Corporate corruption expert speaks at CCS lecture

  • 20 June 2008

The 2008 Commercial Crime Services (CCS) Annual Economic Crime Lecture, held 19 June in London, addressed the complex issue of corporate corruption.

Featured speaker Laurence Cockcroft, chairman of Transparency International (UK), examined the numerous challenges that companies face while trying to remain both honest and aggressive.

Mr Cockcroft examined a number of specific case studies, highlighting the pervasiveness of corporate corruption. He provided facts and figures in support of his case that four major corporations, Siemens, ABB Baker Hughes, BAE Systems, Chevron, each used a definite and specific strategy of bribery to expand market share.

CCS Director Pottengal Mukundan commented: “Mr Cockcroft presented a great deal of expert information detailing the scope of this global problem. A constant and increasing threat to law and order and business ethics, corporate corruption remains a topic of significant international concern. CCS is pleased that Mr Cockcroft was able to bring a wealth of information on the subject to this year’s annual Economic Crime Lecture.”

In this lecture, Mr Cockcroft argued that while significant efforts have been made in the areas of legislation, regulation, and even voluntary business codes, high profile corporate corruption persists and major cases continue to be reported around the globe.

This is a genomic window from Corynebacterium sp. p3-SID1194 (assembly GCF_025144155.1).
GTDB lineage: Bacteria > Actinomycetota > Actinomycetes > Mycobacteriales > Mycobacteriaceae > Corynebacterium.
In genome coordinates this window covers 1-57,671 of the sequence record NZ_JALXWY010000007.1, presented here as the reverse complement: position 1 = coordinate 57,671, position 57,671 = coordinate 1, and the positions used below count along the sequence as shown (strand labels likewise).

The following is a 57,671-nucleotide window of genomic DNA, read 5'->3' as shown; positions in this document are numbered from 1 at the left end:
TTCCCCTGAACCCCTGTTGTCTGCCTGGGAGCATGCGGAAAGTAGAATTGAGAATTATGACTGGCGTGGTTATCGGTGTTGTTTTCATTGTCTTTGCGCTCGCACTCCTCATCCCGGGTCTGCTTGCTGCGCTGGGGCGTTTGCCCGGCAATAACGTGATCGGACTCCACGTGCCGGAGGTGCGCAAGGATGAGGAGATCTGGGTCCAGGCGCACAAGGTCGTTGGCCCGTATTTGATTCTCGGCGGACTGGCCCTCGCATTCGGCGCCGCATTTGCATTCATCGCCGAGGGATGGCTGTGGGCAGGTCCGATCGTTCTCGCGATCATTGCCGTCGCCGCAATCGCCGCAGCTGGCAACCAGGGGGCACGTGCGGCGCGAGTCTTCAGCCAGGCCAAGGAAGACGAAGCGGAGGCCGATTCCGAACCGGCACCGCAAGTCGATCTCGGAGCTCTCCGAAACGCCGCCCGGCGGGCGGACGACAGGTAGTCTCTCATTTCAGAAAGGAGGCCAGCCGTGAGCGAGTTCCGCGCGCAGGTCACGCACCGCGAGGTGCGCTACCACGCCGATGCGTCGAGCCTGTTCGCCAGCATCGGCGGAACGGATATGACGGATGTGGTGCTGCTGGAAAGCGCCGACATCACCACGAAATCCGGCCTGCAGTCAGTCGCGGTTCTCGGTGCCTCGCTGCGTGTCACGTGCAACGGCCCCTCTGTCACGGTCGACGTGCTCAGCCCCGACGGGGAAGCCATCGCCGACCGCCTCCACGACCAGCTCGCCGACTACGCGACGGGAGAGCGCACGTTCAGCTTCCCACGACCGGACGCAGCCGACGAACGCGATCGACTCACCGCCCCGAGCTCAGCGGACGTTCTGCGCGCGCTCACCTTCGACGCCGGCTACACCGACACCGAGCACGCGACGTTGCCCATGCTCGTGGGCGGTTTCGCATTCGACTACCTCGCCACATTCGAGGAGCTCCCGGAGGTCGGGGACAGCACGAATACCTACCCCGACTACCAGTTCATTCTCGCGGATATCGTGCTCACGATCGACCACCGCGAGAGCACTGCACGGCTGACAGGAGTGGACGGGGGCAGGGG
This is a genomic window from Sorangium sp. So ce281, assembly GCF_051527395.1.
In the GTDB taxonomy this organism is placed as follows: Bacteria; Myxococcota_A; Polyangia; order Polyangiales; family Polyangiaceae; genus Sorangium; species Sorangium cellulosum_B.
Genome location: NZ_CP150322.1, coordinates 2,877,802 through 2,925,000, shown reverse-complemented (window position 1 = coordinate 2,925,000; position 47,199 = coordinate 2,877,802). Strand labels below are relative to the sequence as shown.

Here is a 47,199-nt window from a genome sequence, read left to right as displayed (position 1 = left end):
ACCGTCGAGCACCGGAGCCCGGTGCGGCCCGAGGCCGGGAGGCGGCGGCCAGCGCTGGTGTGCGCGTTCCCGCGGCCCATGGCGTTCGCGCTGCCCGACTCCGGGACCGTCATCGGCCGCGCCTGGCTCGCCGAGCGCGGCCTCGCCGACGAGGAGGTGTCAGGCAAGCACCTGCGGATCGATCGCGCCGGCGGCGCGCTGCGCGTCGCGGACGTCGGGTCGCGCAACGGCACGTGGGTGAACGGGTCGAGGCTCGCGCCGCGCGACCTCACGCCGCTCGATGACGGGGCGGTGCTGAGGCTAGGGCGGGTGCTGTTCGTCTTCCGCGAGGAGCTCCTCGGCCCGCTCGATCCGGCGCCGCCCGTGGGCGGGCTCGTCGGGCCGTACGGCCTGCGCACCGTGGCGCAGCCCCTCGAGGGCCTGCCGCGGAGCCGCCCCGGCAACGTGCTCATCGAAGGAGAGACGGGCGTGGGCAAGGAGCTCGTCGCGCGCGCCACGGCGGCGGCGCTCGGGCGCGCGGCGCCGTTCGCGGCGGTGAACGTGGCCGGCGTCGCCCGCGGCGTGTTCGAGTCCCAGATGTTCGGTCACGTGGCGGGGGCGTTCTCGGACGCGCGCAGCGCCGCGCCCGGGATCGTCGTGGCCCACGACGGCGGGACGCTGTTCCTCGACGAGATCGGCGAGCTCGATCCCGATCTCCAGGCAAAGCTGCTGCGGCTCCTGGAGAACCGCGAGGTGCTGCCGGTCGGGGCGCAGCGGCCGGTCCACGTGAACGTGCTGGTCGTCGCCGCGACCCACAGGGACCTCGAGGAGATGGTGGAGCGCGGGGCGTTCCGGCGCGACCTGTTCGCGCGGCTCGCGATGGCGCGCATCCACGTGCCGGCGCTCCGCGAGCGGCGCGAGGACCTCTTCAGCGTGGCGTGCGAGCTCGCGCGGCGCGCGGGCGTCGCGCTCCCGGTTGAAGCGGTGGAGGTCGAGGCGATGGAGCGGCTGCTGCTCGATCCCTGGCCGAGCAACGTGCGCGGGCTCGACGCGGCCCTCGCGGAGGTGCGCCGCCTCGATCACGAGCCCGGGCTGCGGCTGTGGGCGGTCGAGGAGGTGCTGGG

In support of his thesis, Mr Cockcroft cited the findings of a 2006 Control Risks Group survey which found that 22% of UK companies surveyed, and 28% of German companies surveyed said they believed that they had failed to win a contract or gain new business during the past 12 months because a competitor had paid a bribe. In Hong Kong the figure was considerably higher, at 66%. 42% of Brazilian respondents felt the same way.

Lack of awareness of rules and regulations relating to international business ethics was introduced as a factor contributing to global corporate corruption. Statistics supporting this case indicate that in Brazil, for example, 70% of those surveyed admitted being totally ignorant of legislation covering foreign bribery. In France, the figure was 54% and in the UK 48%.

Mr Mukundan added; “Conference attendees found Mr Cockcroft’s lecture highly insightful. CCS supports his conclusions that global anti-corruption measures must be made a higher priority and receive increased support by international and national regulatory authorities.